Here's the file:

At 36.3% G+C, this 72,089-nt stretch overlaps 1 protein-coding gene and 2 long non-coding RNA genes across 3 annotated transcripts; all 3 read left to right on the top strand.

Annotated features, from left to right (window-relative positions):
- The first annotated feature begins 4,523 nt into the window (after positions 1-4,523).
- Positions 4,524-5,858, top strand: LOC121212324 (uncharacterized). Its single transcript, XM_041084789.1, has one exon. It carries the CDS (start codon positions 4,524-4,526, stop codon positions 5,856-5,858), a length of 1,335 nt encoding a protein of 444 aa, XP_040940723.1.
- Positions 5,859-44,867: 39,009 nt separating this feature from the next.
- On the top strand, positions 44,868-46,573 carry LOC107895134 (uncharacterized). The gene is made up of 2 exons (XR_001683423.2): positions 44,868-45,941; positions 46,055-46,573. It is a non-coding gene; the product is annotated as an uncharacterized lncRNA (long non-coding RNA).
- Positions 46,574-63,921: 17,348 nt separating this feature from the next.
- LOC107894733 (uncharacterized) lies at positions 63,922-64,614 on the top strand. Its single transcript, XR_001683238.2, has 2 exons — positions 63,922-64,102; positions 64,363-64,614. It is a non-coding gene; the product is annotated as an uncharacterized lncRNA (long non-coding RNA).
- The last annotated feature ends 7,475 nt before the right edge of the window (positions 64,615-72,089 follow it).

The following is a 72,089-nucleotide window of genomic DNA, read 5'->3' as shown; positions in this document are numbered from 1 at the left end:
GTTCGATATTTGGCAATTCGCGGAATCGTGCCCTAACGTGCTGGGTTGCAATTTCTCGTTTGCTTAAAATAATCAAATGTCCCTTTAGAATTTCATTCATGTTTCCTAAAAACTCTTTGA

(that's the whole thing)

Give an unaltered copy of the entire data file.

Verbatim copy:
At 36.3% G+C, this 72,089-nt stretch overlaps 1 protein-coding gene and 2 long non-coding RNA genes across 3 annotated transcripts; all 3 read left to right on the top strand.

Annotated features, from left to right (window-relative positions):
- The first annotated feature begins 4,523 nt into the window (after positions 1-4,523).
- Positions 4,524-5,858, top strand: LOC121212324 (uncharacterized). Its single transcript, XM_041084789.1, has one exon. It carries the CDS (start codon positions 4,524-4,526, stop codon positions 5,856-5,858), a length of 1,335 nt encoding a protein of 444 aa, XP_040940723.1.
- Positions 5,859-44,867: 39,009 nt separating this feature from the next.
- On the top strand, positions 44,868-46,573 carry LOC107895134 (uncharacterized). The gene is made up of 2 exons (XR_001683423.2): positions 44,868-45,941; positions 46,055-46,573. It is a non-coding gene; the product is annotated as an uncharacterized lncRNA (long non-coding RNA).
- Positions 46,574-63,921: 17,348 nt separating this feature from the next.
- LOC107894733 (uncharacterized) lies at positions 63,922-64,614 on the top strand. Its single transcript, XR_001683238.2, has 2 exons — positions 63,922-64,102; positions 64,363-64,614. It is a non-coding gene; the product is annotated as an uncharacterized lncRNA (long non-coding RNA).
- The last annotated feature ends 7,475 nt before the right edge of the window (positions 64,615-72,089 follow it).

The following is a 72,089-nucleotide window of genomic DNA, read 5'->3' as shown; positions in this document are numbered from 1 at the left end:
GTTCGATATTTGGCAATTCGCGGAATCGTGCCCTAACGTGCTGGGTTGCAATTTCTCGTTTGCTTAAAATAATCAAATGTCCCTTTAGAATTTCATTCATGTTTCCTAAAAACTCTTTGA